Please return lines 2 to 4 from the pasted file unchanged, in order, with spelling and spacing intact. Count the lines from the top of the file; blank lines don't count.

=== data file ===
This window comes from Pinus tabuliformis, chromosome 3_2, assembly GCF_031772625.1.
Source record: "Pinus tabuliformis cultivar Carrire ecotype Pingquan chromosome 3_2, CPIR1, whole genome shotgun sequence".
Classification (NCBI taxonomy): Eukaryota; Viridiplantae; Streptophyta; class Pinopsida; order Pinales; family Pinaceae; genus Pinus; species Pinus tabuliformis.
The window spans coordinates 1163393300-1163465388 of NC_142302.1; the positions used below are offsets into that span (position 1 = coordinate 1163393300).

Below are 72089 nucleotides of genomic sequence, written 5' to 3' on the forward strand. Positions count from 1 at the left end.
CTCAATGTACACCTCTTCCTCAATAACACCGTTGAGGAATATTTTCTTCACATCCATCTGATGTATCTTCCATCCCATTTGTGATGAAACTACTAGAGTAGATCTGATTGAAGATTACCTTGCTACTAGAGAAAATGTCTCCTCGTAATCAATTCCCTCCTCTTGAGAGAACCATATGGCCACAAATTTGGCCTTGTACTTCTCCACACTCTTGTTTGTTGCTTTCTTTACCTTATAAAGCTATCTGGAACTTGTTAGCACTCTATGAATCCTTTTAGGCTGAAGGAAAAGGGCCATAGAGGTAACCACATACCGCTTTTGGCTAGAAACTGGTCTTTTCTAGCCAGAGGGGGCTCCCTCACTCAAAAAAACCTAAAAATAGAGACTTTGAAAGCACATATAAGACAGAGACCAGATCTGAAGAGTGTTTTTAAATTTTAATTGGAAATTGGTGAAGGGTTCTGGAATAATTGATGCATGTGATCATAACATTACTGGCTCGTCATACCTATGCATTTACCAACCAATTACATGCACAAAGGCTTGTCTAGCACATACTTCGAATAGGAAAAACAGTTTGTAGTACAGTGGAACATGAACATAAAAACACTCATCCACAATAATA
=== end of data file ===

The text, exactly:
Source record: "Pinus tabuliformis cultivar Carrire ecotype Pingquan chromosome 3_2, CPIR1, whole genome shotgun sequence".
Classification (NCBI taxonomy): Eukaryota; Viridiplantae; Streptophyta; class Pinopsida; order Pinales; family Pinaceae; genus Pinus; species Pinus tabuliformis.
The window spans coordinates 1163393300-1163465388 of NC_142302.1; the positions used below are offsets into that span (position 1 = coordinate 1163393300).